“Utsanga.it: il numero 20, giugno 2019, è online con Wellington Amancio, Mariangela Guatteri, David Chirot, Anna Serra, Ruggero Maggi, Michael Filler, Nico Vassilakis, Kristine Snodgrass, Paolo Allegrezza, Carmine Lubrano, Martina Stella, Marcus Volz, Leo Barth, David Kjellin, Stephen Nelson, Jacob Kobina Ayiah Mensah, Karla Van Vliet, Vilde Valerie Bjerke Torset, Vitaldo Conte, Volodymyr Bilyk, Francesco Aprile, Simon Costello, Sacha Archer, Richard James Biddle, Oronzo Liuzzi, Nùria Martìnez Vernis, Nancy Scott Bell, Mark Young, Louis Crane, John M. Bennett, Tom Cassidy, Jeff Bagato, Hank Lazer, Giovanni Cardone, Giorgio Moio, Giorgia Romagnoli, George Sabov, Du Ru Xie Bai, Chris Turnbull, Cecelia Chapman, Jeff Crouch, Carla Hackenschmidt, Cal Priest, József Bíró, Bill Bissett, Annie Bergson, Anna Boschi, Alexander Limarev, Neus Borrell, Pierre Bastien i Nicodemes Mendes.”

I’m pleased to be included with five pieces of visual poetry from an early tape sample series. All the pieces were made by “sampling” daily newspapers using cellophane tape. You can check out the selection here.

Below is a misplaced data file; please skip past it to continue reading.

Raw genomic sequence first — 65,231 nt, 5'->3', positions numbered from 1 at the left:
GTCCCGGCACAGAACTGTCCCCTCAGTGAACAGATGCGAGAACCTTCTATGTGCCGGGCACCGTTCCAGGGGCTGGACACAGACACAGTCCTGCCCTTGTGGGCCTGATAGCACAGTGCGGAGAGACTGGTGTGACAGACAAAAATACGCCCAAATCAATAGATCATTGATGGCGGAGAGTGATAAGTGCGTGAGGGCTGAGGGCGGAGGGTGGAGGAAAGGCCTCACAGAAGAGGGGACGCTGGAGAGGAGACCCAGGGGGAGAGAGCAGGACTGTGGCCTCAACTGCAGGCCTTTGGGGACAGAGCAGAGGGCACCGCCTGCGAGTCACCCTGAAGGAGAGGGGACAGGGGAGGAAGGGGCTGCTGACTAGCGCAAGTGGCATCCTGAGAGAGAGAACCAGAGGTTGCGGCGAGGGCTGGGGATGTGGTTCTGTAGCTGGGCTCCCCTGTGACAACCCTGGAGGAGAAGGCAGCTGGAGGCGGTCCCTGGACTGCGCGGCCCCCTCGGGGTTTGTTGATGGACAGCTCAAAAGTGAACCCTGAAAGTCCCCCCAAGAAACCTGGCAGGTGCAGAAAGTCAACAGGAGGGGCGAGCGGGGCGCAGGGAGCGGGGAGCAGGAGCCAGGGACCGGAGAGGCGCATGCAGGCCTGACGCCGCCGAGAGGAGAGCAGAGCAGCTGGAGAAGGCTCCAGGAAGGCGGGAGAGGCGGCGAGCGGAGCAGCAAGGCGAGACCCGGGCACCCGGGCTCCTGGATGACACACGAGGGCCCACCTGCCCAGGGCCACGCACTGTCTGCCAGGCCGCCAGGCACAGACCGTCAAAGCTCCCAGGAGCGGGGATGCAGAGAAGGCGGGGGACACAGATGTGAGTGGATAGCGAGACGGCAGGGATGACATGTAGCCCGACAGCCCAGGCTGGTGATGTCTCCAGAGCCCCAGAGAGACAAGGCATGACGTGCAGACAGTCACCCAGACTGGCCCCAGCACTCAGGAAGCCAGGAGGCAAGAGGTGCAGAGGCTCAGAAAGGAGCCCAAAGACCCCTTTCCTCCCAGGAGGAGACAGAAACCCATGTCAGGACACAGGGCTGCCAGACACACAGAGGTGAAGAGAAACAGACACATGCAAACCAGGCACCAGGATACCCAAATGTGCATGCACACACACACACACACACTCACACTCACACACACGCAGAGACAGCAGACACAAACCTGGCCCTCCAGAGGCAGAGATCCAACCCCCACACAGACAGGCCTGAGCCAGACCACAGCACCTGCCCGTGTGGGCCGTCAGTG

Two poems published in Futures Trading

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The latest issue of online literary journal Futures Trading, this one numbered 7.1, came out yesterday. It includes works from across the international avant garde, pieces from Mike Jurkovic, John N. Miller, DS Maolalai, Genelle Chaconas, Sanjeev Sethi, Christopher Barnes, Grant Jenkins, Jim Meirose, Richard Kostelanetz, Mark Halpern, Mark Blickley, Monty Jones, Natan Last, Ewa Mazierska, Liz Glodek, Jeff Bagato, Sacha Archer, and Mark Young. Check it out here.

I’m pleased to be represented by two poems: “By the Wind, By the Sea, By the Storm” and “Coming Home to Lemuria.” These are from a new-ish series based on lost civilizations from around the world, an effort to account for the fragility of languages, cultures and nations in these grim times. You can scroll down through the issue to read my work, but here’s a brief excerpt, below.

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“Best Offer” and “Quick Cash Secret” published in Avant Appal(achia)

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An online journal for experimental writing, Avant Appal(achia) just released its seventh issue today, featuring contributors from around the world. I’m pleased to be represented by two texts, “Best Offer” and “Quick Cash Secret.” Both of these are from a new series in which I’ve attempted to work with the kind of language deconstruction displayed by the two Facebook transactional AI units before they were disconnected. You can read them here.